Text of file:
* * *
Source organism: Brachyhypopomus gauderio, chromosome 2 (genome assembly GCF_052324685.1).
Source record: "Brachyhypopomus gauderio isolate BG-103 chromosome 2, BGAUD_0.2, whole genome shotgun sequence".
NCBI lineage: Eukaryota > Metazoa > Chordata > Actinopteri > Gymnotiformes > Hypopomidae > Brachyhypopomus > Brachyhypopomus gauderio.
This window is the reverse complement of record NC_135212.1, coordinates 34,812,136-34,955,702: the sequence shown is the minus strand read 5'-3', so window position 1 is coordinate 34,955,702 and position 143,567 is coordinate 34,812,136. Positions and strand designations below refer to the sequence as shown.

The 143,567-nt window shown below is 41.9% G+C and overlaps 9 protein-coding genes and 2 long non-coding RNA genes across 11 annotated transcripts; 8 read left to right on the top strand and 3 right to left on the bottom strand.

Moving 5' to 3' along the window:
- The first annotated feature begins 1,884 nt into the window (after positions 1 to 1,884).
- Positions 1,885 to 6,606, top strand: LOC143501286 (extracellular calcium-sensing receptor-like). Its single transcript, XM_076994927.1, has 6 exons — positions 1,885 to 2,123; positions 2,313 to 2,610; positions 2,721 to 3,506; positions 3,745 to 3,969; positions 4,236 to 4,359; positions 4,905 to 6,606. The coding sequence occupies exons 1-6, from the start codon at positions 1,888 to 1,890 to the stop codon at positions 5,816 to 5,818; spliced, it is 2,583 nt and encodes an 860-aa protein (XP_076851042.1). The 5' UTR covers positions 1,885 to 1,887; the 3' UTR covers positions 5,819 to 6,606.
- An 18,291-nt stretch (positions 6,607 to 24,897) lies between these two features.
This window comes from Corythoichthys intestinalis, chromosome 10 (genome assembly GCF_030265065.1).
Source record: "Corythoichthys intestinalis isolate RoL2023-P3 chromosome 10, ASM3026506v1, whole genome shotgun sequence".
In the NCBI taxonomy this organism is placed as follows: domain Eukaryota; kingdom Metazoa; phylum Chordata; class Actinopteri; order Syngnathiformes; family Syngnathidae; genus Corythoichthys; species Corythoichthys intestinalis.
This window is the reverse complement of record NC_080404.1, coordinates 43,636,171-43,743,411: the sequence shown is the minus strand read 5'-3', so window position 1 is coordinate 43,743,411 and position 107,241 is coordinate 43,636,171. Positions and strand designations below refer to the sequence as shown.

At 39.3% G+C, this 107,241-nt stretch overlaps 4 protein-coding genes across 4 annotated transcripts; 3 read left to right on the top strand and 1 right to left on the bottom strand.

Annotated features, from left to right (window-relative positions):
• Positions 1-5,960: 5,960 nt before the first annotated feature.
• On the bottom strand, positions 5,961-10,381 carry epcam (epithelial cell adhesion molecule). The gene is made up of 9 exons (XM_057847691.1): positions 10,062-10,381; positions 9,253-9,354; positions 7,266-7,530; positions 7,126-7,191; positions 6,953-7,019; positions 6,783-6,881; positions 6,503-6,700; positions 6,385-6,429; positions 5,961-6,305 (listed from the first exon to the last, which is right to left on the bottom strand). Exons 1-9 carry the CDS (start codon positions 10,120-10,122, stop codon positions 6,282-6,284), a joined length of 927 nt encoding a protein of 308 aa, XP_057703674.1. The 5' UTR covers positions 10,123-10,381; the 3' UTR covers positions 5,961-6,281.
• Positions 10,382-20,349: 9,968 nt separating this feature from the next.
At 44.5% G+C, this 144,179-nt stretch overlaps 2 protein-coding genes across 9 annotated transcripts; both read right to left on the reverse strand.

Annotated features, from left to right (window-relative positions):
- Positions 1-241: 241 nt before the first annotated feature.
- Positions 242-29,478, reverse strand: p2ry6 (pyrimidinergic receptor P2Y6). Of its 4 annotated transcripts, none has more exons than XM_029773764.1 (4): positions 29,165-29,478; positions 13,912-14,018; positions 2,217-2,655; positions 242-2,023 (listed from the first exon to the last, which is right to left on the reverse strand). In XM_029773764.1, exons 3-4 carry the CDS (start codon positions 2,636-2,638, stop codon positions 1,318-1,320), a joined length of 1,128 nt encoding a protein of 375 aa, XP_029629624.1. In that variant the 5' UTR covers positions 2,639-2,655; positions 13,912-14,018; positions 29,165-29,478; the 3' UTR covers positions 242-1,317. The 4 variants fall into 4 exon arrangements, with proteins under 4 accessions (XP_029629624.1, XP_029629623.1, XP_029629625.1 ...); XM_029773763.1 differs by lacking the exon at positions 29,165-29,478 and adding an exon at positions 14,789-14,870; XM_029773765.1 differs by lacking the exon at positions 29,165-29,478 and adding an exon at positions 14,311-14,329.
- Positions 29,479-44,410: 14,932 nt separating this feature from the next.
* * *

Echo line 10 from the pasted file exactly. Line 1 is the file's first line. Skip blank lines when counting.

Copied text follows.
This window comes from Corythoichthys intestinalis, chromosome 10 (genome assembly GCF_030265065.1).